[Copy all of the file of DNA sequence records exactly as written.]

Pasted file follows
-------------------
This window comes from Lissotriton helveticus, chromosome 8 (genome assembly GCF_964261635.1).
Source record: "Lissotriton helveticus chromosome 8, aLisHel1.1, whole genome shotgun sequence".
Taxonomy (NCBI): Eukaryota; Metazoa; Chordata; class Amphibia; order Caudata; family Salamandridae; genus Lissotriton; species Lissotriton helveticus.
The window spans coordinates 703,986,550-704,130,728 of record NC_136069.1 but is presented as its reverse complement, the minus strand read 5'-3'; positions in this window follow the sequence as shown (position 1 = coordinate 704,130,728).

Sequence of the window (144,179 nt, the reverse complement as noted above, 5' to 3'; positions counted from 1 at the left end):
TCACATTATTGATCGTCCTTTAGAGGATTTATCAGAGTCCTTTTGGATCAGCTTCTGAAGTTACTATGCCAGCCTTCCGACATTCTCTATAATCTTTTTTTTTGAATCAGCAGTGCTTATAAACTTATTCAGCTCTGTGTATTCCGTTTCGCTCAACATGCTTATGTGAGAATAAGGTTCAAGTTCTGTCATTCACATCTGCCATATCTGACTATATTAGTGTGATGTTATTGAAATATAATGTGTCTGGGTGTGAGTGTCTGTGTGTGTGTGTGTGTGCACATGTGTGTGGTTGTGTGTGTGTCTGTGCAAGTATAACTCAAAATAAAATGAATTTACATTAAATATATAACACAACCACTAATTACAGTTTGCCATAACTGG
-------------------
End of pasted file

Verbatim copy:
This window comes from Lissotriton helveticus, chromosome 8 (genome assembly GCF_964261635.1).
Source record: "Lissotriton helveticus chromosome 8, aLisHel1.1, whole genome shotgun sequence".
Taxonomy (NCBI): Eukaryota; Metazoa; Chordata; class Amphibia; order Caudata; family Salamandridae; genus Lissotriton; species Lissotriton helveticus.
The window spans coordinates 703,986,550-704,130,728 of record NC_136069.1 but is presented as its reverse complement, the minus strand read 5'-3'; positions in this window follow the sequence as shown (position 1 = coordinate 704,130,728).

Sequence of the window (144,179 nt, the reverse complement as noted above, 5' to 3'; positions counted from 1 at the left end):
TCACATTATTGATCGTCCTTTAGAGGATTTATCAGAGTCCTTTTGGATCAGCTTCTGAAGTTACTATGCCAGCCTTCCGACATTCTCTATAATCTTTTTTTTTGAATCAGCAGTGCTTATAAACTTATTCAGCTCTGTGTATTCCGTTTCGCTCAACATGCTTATGTGAGAATAAGGTTCAAGTTCTGTCATTCACATCTGCCATATCTGACTATATTAGTGTGATGTTATTGAAATATAATGTGTCTGGGTGTGAGTGTCTGTGTGTGTGTGTGTGTGCACATGTGTGTGGTTGTGTGTGTGTCTGTGCAAGTATAACTCAAAATAAAATGAATTTACATTAAATATATAACACAACCACTAATTACAGTTTGCCATAACTGG